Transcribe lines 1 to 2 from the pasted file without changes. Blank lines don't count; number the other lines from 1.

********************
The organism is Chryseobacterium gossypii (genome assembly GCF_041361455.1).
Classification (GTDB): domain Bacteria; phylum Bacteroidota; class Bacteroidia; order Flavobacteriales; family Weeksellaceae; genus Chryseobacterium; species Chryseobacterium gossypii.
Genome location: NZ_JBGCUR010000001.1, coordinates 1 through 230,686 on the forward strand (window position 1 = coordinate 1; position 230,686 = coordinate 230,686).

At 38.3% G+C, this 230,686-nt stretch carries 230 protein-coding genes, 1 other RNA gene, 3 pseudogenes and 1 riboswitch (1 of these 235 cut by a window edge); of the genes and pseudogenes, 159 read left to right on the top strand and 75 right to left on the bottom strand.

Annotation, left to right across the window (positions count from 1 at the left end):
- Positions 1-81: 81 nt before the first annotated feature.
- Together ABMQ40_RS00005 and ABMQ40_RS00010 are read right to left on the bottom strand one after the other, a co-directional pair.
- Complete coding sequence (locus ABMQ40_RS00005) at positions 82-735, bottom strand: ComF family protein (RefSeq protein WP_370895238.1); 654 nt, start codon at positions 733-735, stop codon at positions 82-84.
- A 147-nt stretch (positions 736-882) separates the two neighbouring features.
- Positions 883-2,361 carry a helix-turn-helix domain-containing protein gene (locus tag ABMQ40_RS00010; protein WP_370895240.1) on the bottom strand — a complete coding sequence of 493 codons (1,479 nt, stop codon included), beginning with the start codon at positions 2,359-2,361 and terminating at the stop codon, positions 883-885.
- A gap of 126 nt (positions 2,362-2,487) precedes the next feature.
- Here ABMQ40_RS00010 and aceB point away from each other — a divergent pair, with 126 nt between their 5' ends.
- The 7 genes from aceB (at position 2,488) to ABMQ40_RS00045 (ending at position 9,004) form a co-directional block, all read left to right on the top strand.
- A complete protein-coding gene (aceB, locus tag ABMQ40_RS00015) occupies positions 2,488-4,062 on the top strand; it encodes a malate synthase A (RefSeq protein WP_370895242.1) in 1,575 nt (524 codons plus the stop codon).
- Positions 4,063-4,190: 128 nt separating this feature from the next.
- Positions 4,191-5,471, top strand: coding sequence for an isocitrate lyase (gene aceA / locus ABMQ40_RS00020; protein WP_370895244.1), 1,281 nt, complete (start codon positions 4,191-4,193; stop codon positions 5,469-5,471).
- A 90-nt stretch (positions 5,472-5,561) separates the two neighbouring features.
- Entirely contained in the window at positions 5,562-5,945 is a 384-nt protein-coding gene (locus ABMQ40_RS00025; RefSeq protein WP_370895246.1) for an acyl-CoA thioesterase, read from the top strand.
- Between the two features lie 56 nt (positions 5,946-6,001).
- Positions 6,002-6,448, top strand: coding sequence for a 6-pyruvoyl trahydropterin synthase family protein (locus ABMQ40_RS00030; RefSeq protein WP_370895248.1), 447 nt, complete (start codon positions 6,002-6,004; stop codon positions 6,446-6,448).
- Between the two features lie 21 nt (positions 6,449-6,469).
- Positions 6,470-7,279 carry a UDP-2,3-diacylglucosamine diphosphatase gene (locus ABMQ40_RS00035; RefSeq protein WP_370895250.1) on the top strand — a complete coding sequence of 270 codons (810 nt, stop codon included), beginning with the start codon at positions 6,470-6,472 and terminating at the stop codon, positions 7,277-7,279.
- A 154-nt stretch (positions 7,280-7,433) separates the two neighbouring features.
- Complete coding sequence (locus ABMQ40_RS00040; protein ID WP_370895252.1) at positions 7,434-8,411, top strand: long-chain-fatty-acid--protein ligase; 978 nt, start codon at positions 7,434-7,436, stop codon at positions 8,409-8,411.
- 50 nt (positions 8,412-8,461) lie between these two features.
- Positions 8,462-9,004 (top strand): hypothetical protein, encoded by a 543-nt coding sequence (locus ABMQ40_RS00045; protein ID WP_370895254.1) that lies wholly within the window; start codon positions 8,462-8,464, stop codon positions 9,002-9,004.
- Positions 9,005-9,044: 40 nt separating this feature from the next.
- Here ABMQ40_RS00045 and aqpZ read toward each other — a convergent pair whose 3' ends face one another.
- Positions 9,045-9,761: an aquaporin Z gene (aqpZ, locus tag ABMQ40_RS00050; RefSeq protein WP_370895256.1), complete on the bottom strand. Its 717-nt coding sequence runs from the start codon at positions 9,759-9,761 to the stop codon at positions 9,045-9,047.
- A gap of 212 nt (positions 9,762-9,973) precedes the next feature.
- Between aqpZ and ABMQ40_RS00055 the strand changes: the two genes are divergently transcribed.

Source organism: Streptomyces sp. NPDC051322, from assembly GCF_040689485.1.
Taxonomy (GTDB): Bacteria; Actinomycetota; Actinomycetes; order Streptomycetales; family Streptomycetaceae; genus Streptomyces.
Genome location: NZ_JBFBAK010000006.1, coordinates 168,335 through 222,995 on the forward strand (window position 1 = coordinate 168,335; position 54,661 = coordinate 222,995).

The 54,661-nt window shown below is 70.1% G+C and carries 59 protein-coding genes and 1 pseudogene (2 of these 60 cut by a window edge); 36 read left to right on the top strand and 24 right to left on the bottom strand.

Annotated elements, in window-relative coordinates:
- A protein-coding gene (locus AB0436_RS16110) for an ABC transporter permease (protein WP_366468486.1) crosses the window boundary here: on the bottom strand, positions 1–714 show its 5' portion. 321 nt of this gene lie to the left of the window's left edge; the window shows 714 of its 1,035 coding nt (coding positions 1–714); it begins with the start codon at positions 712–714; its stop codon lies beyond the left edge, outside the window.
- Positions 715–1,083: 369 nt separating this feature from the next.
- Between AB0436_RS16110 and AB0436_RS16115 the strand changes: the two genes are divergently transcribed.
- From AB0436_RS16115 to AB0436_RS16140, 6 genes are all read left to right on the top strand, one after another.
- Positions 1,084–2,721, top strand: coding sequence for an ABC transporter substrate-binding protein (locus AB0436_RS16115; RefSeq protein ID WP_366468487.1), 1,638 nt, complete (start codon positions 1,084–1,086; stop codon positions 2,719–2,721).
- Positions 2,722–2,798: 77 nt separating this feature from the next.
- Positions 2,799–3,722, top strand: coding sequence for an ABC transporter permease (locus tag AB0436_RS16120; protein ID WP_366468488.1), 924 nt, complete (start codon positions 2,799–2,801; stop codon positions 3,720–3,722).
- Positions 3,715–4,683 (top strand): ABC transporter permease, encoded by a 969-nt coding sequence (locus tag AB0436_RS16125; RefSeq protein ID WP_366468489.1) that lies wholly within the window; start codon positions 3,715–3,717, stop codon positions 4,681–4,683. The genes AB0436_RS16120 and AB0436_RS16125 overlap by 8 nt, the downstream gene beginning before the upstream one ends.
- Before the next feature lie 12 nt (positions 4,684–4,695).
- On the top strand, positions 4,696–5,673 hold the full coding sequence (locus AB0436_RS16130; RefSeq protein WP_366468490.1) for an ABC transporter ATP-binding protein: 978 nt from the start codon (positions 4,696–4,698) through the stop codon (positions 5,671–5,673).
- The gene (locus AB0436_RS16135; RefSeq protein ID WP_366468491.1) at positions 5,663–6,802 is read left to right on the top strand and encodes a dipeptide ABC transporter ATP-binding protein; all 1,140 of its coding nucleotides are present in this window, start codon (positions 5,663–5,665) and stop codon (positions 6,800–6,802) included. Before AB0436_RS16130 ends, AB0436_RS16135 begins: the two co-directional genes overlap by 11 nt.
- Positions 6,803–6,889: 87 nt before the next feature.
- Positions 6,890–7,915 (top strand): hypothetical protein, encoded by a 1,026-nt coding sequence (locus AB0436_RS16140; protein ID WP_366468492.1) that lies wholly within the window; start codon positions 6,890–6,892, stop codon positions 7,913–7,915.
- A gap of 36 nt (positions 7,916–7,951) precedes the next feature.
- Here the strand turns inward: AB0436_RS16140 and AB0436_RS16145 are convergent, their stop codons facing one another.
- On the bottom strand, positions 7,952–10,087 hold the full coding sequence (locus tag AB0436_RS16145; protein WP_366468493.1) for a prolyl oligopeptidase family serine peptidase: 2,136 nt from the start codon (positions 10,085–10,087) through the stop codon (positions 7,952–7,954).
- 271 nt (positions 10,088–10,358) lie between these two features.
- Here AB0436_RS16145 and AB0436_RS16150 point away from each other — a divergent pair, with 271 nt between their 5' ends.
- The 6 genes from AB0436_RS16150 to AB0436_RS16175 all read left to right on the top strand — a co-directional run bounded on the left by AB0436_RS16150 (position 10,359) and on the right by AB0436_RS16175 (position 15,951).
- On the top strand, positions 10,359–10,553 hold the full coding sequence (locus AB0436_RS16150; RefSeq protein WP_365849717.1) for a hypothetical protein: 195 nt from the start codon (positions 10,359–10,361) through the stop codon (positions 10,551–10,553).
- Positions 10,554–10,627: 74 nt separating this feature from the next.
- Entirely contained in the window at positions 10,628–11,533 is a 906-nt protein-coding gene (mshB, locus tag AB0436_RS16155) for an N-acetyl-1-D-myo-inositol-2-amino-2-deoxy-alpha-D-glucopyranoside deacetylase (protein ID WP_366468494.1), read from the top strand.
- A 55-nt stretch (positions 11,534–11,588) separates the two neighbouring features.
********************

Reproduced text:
The organism is Chryseobacterium gossypii (genome assembly GCF_041361455.1).
Classification (GTDB): domain Bacteria; phylum Bacteroidota; class Bacteroidia; order Flavobacteriales; family Weeksellaceae; genus Chryseobacterium; species Chryseobacterium gossypii.